Remains of a peristyle temple have been uncovered by excavations, incorporated into the foundations of the church of St. Caterina, located next to the south-western corner of Piazza Vittorio Emanuele II. In the absence of other evidence, fragments of the limestone geison (raking cornice) would permit to date the temple to the mid-3rd century BC.
Later, in the late 1st / beginning of the 2nd century BC, the temple was flanked on the south side by an odeion, abutting onto its colonnade.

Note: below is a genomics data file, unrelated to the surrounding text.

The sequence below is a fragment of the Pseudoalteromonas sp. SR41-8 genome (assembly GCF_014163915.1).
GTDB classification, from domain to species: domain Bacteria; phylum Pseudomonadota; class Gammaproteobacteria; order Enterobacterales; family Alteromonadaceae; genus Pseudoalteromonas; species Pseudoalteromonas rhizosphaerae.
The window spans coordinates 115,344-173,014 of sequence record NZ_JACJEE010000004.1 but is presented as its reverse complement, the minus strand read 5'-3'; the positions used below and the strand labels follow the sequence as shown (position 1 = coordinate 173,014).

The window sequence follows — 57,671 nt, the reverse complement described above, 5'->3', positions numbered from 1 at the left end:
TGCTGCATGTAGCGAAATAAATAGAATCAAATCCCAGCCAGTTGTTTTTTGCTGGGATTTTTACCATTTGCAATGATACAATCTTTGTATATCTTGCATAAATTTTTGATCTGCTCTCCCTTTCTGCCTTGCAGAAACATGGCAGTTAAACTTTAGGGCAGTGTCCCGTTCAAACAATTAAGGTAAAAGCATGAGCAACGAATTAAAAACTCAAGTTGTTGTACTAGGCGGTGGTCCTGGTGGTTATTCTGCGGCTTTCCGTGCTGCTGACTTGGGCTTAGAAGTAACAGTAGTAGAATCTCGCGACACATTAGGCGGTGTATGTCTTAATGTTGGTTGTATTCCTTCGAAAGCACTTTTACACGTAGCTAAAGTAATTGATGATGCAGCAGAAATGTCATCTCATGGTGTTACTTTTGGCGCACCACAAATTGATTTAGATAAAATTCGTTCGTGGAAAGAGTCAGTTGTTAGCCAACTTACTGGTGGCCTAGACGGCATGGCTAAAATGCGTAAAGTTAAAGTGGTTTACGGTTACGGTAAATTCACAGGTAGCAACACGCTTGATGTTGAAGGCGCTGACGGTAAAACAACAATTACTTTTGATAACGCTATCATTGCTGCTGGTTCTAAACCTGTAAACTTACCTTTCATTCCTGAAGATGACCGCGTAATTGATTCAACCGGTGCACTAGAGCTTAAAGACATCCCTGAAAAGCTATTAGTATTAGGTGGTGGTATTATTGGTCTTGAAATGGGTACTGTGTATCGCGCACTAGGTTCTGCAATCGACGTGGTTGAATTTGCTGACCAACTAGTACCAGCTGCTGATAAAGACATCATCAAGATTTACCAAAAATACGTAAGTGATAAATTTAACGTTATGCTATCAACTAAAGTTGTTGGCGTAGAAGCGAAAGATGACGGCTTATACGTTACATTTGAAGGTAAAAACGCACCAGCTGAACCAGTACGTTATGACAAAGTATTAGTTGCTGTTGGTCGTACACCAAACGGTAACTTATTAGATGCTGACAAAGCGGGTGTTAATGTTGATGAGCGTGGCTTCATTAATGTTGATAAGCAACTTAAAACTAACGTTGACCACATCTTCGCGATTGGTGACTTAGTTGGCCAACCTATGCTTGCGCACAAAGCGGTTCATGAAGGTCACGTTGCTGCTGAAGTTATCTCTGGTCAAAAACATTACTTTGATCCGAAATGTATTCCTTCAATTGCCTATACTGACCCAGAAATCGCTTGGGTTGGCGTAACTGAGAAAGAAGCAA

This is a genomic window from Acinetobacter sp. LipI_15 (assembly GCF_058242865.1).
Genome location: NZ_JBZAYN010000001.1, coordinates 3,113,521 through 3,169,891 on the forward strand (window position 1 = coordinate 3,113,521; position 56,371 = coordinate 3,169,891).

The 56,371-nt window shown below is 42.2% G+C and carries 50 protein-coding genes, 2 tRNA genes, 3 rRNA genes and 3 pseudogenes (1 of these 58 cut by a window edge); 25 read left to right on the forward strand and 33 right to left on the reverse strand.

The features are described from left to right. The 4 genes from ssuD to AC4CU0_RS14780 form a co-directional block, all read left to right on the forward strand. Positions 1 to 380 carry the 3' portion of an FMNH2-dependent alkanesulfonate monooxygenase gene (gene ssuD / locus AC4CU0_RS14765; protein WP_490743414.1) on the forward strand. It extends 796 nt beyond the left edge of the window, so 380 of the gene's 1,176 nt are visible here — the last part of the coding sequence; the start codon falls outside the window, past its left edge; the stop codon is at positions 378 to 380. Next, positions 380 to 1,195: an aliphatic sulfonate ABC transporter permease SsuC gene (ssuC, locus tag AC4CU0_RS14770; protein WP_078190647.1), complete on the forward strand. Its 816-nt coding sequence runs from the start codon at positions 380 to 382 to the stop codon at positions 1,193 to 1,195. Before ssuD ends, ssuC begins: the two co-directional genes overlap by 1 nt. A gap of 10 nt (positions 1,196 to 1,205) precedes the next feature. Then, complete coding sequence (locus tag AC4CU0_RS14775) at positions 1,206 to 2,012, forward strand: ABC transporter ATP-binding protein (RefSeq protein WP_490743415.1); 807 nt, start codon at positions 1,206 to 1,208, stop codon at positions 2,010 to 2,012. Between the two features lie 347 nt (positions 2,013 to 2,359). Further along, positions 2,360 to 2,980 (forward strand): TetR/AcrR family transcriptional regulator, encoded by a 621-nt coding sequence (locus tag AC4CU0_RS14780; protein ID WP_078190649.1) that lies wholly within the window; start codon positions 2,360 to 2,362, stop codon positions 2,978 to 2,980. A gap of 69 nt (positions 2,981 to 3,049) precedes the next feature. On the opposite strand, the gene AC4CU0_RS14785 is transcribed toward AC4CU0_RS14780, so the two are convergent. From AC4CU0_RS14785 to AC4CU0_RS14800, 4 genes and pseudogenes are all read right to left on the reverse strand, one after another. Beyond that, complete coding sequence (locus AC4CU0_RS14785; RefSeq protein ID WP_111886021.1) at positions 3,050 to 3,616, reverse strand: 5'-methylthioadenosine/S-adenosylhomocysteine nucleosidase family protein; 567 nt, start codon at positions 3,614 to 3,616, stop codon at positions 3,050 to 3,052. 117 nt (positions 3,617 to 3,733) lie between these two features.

The odeion, partly uncovered in 1892-93, is entirely built using of the brick-faced concrete technique except for the rear corridor, which is a later addition. The cavea,, partly resting on a natural slope, has eleven rows of seats, divided by three staircases into four cunei or sectors. The eighth row up from the orchestra served as gangway, being slightly wider than the rest, and the two vomitoria or passages open onto it. Part of the brick-faced pulpitum (or stage) front survives with a semicircular niche, but the back wooden stage was laid on the steps of a third-century BC temple, which served as backdrop to the odeion.